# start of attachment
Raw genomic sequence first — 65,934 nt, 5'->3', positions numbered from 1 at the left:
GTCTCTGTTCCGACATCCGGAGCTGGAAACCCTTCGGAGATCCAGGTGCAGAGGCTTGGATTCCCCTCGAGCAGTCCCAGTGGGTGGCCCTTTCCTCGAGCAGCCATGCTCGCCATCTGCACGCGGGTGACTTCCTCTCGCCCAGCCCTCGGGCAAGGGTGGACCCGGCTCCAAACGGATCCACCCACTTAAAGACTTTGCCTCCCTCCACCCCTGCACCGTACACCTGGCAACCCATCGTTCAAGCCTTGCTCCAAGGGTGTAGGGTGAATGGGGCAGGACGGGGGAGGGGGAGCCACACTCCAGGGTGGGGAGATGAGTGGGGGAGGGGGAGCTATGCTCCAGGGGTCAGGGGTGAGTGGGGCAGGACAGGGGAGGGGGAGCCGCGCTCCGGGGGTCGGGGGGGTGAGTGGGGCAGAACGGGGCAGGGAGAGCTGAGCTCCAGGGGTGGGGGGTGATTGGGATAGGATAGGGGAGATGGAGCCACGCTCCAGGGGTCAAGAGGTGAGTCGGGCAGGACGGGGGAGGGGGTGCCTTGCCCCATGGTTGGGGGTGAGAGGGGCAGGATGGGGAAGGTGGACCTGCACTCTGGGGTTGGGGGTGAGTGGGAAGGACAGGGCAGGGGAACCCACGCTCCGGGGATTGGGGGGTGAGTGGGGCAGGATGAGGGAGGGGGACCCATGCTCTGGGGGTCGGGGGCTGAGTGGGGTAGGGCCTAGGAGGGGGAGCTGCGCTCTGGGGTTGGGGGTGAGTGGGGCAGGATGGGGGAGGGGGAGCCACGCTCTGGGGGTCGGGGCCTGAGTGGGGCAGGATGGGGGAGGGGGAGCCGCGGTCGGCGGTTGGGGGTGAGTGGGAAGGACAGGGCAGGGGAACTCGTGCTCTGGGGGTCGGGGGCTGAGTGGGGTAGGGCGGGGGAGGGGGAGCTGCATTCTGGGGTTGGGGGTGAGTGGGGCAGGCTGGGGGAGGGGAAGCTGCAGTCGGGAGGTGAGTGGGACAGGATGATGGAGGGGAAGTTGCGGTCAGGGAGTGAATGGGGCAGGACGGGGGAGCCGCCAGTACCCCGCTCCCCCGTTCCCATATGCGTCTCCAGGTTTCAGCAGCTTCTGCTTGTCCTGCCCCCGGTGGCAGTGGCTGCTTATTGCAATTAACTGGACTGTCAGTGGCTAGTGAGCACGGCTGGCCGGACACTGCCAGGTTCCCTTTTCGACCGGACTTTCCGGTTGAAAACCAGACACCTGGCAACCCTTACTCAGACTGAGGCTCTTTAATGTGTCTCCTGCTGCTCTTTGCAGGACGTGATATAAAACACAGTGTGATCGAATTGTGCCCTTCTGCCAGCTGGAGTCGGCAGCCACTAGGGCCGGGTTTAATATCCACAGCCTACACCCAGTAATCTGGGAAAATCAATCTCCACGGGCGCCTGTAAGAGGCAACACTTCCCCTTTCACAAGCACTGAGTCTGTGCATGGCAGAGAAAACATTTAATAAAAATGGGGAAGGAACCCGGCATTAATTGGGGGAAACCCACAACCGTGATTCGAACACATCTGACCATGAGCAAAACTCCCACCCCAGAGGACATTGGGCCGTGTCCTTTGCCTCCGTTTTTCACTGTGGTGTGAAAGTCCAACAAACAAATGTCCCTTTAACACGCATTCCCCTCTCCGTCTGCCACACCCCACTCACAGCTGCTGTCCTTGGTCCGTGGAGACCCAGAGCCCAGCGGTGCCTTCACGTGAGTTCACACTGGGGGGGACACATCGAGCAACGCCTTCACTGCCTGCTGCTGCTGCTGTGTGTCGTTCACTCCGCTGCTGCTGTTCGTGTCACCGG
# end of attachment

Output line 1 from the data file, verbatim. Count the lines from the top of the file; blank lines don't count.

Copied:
Raw genomic sequence first — 65,934 nt, 5'->3', positions numbered from 1 at the left: